[0028] The output of the synthesiser 16, which is a single test signal, is applied to a signal splitter 20. The splitter 20 splits the received signal into four signal parts and provides at its outputs 22 four I signal parts. Each of these signals has the same power and exactly the same phase. It is important in embodiments of the present invention that the relative phase of the signal parts output by the signal splitter 20 be known. It is therefore preferred that the relative phase difference between the signal parts output by the signal splitter 20 be zero. The four signal parts output by the splitter 20 are supplied to respective couplers 24. Four couplers 24 are provided and each coupler 24 is coupled to a respective one of the cables 10 between a respective antenna element 8 and a respective signal part processor 12. The paths between each output 22 of the splitter 20 and the respective coupler 24 are identical so that the signals at each of the couplers 24 have the same phase. The distance between the splitter 20 and the couplers 24 can be small and is thus relatively easy to ensure that the length of connection between the splitter 20 and each of the couplers 24 is the same. The synthesiser 16 may be in the base station and thus remote antenna elements 8. The splitter 20 and couplers 24 are arranged at the same location as the antenna elements 8, that is generally some distance from the base station.

[0029] The test signal parts from the couplers 24 pass along the respective cables 10 to the signal part processors 12. In other words, the four test signals are then treated as if they had been received by the respective antenna elements 8. Each signal part processor 12 analyses a respective test signal part to determine its phase and power.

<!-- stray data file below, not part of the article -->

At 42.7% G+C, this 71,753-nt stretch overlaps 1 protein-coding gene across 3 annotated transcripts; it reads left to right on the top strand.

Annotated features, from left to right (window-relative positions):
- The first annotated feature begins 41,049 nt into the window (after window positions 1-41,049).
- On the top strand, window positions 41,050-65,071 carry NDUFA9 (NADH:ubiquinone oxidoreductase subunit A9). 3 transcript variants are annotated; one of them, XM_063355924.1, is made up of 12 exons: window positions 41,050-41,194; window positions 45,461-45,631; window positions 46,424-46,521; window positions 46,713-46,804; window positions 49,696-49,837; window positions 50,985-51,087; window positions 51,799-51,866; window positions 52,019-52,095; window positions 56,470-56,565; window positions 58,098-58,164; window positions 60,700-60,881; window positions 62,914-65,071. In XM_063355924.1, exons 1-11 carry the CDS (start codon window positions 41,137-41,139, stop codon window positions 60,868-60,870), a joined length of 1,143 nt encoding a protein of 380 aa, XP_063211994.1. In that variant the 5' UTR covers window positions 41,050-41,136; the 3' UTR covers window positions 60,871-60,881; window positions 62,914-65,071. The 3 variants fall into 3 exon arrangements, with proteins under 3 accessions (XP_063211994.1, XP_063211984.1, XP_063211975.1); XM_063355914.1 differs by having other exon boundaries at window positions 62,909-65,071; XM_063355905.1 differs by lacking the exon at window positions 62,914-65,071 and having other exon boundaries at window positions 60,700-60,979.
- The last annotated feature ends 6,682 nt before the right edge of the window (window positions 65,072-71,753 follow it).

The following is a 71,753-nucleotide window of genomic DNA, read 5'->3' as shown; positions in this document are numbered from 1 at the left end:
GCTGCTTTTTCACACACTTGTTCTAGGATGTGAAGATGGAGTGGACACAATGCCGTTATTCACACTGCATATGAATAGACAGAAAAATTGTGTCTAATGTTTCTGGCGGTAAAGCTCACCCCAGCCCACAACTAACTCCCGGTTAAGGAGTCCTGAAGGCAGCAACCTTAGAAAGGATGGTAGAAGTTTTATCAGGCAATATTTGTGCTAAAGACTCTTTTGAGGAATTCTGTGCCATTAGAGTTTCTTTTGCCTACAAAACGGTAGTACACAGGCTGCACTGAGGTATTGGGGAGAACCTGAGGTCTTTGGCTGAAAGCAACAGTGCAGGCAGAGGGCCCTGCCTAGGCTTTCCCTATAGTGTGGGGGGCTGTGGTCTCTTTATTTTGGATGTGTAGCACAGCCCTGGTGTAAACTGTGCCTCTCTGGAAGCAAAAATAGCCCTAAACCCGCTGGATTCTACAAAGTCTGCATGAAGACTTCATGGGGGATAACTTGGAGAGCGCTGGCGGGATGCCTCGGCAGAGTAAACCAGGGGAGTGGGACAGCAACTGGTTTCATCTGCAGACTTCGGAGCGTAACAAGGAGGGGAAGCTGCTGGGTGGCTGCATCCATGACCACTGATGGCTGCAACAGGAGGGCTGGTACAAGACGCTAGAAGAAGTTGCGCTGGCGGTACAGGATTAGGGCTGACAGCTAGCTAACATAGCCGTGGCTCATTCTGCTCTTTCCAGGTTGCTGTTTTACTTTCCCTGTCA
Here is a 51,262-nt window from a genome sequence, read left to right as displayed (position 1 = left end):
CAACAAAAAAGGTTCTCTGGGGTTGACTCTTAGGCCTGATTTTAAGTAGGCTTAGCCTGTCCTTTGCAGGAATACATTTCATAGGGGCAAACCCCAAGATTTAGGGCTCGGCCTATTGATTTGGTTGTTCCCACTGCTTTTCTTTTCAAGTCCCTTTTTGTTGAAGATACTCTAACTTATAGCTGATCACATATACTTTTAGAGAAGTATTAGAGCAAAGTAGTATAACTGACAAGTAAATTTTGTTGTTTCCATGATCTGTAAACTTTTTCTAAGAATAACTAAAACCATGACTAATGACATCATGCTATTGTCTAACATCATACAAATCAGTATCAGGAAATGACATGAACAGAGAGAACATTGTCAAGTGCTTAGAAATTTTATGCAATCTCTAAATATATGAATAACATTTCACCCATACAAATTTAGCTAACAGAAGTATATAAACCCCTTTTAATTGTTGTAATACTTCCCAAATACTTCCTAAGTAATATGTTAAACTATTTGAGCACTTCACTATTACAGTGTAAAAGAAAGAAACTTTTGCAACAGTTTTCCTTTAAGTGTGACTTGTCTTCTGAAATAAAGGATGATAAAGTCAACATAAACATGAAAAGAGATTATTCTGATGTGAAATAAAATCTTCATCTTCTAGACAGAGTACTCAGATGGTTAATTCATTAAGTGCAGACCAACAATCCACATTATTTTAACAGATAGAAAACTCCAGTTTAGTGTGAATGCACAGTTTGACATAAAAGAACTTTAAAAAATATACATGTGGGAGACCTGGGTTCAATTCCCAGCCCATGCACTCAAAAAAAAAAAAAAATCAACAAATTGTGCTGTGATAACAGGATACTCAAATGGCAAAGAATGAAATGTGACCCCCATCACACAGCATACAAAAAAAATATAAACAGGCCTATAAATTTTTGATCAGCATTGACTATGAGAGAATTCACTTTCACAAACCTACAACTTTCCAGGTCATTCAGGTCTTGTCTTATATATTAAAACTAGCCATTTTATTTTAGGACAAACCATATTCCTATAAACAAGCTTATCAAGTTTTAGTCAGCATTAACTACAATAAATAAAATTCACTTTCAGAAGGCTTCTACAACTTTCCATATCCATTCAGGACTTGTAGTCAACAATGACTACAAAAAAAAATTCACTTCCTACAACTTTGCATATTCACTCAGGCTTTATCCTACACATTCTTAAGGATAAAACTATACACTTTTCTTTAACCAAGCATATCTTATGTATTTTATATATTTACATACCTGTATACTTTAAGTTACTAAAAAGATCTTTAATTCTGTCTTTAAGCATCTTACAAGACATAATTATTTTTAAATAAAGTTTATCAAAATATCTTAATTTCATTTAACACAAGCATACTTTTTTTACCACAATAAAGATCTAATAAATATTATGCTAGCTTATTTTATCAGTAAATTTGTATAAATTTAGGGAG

[0030] The digital signal processor 14 then calculates the relative phase of the four test signal parts. If the path between each antenna element and the respective signal part processor 12 were identical, then the digital signal processor 14 should find no phase difference between the four test signal parts. However, in practice there will be differences between those paths and the digital signal is able to calculate the relative phases introduced by each path. As mentioned hereinbefore, the differences in phase are caused by the cables 10 between the antenna elements 8 and the signal part processors 12 being different lengths and/or being at different temperatures. The digital signal processor 14 therefore calculates correction values so as to take into account the phase delays introduced by the different cables 10.

[0031] In one implementation of the present invention, one of the cables 10 is considered to be a reference path. The relative delay introduced by each of the other three cables 10 is compared to that of the reference path. The test signal parts thus allow the relative delays introduced by each cable 10 to be calculated. These values can be taken into account by the digital signal processor 14 when processing signal parts actually received by each antenna element 8. A correction value can be added to the signal parts received via the three cables 10, not providing the reference part. A different correction value can be provided for each of the paths defined by the three cables 10. The correction values can be added to or subtracted from the received signal parts by the digital signal processor 14 or by the respective signal part processors. Thus, the delays introduced by each cable 10 can be compensated. The digital signal processor 14 is able to determine the true relative phase of the signal parts received at each of the antenna elements 8 with respect to each other.